Convertible Notes are debt instruments in Australia that allow the holder to convert the debt into company equity at a predetermined price. These notes are popular among startups for raising capital without issuing shares.
The operation of a Convertible Note in Australia consists of the following steps:
The Convertible Note holder invests money in the company in exchange for the note.
2. Debt instrument
The Convertible Note serves as a debt instrument, entitling the holder to receive interest on the invested amount.
The Convertible Note holder has the option to convert the debt into company equity at a predetermined price, typically when the company raises capital in a future financing round or goes public.
4. Valuation cap
Some Convertible Notes feature a valuation cap, limiting the price at which the debt can be converted into equity. This protection prevents the conversion price from becoming too high if the company becomes highly successful.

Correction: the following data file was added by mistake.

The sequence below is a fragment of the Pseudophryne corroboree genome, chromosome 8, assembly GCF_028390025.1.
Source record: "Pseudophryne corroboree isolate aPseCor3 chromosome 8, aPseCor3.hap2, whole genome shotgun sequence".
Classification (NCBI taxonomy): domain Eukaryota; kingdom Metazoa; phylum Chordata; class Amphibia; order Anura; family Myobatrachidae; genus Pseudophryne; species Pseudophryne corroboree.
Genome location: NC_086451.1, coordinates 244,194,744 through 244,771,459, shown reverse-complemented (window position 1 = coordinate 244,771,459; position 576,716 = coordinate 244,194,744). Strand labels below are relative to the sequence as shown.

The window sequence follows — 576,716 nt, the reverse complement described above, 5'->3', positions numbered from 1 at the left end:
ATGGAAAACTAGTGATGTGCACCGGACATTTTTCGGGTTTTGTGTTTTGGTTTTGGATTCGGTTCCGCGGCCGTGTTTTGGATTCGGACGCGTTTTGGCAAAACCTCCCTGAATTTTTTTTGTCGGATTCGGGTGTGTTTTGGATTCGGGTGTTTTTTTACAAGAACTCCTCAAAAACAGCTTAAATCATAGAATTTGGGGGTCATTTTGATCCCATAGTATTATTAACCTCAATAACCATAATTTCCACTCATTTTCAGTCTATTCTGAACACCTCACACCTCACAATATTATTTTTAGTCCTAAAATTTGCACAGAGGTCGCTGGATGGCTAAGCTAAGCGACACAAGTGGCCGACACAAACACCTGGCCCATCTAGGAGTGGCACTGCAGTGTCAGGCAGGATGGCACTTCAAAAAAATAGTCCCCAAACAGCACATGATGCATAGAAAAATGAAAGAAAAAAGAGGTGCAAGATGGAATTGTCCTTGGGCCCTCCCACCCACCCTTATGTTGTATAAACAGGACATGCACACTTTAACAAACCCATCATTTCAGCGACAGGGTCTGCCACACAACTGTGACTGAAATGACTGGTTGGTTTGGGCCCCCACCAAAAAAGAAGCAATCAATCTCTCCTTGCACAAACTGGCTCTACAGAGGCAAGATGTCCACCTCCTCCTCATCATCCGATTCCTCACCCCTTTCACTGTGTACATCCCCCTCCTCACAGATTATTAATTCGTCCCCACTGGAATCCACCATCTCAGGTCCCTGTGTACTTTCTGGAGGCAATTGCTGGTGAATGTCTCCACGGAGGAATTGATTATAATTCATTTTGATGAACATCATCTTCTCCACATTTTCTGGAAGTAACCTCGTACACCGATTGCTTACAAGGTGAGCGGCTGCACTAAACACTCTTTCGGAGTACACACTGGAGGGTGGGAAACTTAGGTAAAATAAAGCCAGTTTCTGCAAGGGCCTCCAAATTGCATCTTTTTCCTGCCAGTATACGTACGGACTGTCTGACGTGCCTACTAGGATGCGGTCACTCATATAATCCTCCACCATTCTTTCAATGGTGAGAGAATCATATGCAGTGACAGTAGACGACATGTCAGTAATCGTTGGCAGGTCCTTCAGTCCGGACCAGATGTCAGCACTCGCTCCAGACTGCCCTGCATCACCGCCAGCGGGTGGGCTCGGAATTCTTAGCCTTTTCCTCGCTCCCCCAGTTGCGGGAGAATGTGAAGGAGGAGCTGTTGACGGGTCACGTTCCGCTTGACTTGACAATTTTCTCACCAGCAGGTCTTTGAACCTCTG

5. Maturity date
Convertible Notes generally have a maturity date when the debt must be repaid if it has not been converted into equity.
In Australia, the Australian Securities and Investments Commission (ASIC) regulates Convertible Notes, which must comply with Australian law. It is crucial to seek legal and financial advice before entering into a Convertible Note agreement, ensuring compliance with Australian law and protecting both the company and the Convertible Note holder’s interests.
To learn more about Convertible Notes and their benefits for your startup, visit our website at bolter.com.au or contact us to discuss your unique situation and find the best solutions for your business.